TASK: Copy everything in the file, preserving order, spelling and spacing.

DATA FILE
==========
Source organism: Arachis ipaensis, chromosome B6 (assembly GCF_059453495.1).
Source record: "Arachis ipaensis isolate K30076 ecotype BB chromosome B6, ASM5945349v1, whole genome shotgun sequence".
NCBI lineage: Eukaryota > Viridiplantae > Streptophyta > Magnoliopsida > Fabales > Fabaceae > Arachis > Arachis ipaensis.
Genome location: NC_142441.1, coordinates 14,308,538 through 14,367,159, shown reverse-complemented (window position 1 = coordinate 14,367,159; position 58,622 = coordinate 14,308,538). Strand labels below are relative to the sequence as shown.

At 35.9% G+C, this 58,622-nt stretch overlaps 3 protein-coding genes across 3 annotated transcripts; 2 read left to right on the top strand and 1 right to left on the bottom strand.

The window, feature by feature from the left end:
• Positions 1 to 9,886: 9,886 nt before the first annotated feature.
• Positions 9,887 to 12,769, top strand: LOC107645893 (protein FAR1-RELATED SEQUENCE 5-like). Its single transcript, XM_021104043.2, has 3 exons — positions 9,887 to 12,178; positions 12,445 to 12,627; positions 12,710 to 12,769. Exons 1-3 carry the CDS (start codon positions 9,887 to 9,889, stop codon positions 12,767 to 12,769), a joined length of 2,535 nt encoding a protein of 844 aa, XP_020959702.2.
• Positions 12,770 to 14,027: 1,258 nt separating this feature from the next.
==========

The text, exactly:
Source organism: Arachis ipaensis, chromosome B6 (assembly GCF_059453495.1).
Source record: "Arachis ipaensis isolate K30076 ecotype BB chromosome B6, ASM5945349v1, whole genome shotgun sequence".
NCBI lineage: Eukaryota > Viridiplantae > Streptophyta > Magnoliopsida > Fabales > Fabaceae > Arachis > Arachis ipaensis.
Genome location: NC_142441.1, coordinates 14,308,538 through 14,367,159, shown reverse-complemented (window position 1 = coordinate 14,367,159; position 58,622 = coordinate 14,308,538). Strand labels below are relative to the sequence as shown.

At 35.9% G+C, this 58,622-nt stretch overlaps 3 protein-coding genes across 3 annotated transcripts; 2 read left to right on the top strand and 1 right to left on the bottom strand.

The window, feature by feature from the left end:
• Positions 1 to 9,886: 9,886 nt before the first annotated feature.
• Positions 9,887 to 12,769, top strand: LOC107645893 (protein FAR1-RELATED SEQUENCE 5-like). Its single transcript, XM_021104043.2, has 3 exons — positions 9,887 to 12,178; positions 12,445 to 12,627; positions 12,710 to 12,769. Exons 1-3 carry the CDS (start codon positions 9,887 to 9,889, stop codon positions 12,767 to 12,769), a joined length of 2,535 nt encoding a protein of 844 aa, XP_020959702.2.
• Positions 12,770 to 14,027: 1,258 nt separating this feature from the next.